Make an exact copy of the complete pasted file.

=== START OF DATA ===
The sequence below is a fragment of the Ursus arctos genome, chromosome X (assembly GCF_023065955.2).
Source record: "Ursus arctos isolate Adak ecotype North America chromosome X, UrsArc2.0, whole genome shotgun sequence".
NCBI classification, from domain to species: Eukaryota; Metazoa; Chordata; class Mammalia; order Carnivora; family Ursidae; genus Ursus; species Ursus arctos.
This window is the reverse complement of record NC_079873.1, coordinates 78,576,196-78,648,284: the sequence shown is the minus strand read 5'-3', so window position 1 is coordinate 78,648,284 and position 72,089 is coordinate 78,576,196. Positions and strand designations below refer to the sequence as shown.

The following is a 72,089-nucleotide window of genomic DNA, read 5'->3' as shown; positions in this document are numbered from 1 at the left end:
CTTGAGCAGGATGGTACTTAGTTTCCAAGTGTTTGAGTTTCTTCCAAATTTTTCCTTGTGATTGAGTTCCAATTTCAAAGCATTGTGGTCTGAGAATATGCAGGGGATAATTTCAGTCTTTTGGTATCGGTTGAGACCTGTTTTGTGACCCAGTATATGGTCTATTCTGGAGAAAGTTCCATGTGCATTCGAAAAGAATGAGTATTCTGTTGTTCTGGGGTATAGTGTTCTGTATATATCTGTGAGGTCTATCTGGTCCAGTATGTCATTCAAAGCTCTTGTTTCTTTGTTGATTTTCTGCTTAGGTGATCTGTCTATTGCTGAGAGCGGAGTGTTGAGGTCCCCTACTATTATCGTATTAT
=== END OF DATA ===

The sequence below is a fragment of the Ursus arctos genome, chromosome X (assembly GCF_023065955.2).
Source record: "Ursus arctos isolate Adak ecotype North America chromosome X, UrsArc2.0, whole genome shotgun sequence".
NCBI classification, from domain to species: Eukaryota; Metazoa; Chordata; class Mammalia; order Carnivora; family Ursidae; genus Ursus; species Ursus arctos.
This window is the reverse complement of record NC_079873.1, coordinates 78,576,196-78,648,284: the sequence shown is the minus strand read 5'-3', so window position 1 is coordinate 78,648,284 and position 72,089 is coordinate 78,576,196. Positions and strand designations below refer to the sequence as shown.

The following is a 72,089-nucleotide window of genomic DNA, read 5'->3' as shown; positions in this document are numbered from 1 at the left end:
CTTGAGCAGGATGGTACTTAGTTTCCAAGTGTTTGAGTTTCTTCCAAATTTTTCCTTGTGATTGAGTTCCAATTTCAAAGCATTGTGGTCTGAGAATATGCAGGGGATAATTTCAGTCTTTTGGTATCGGTTGAGACCTGTTTTGTGACCCAGTATATGGTCTATTCTGGAGAAAGTTCCATGTGCATTCGAAAAGAATGAGTATTCTGTTGTTCTGGGGTATAGTGTTCTGTATATATCTGTGAGGTCTATCTGGTCCAGTATGTCATTCAAAGCTCTTGTTTCTTTGTTGATTTTCTGCTTAGGTGATCTGTCTATTGCTGAGAGCGGAGTGTTGAGGTCCCCTACTATTATCGTATTAT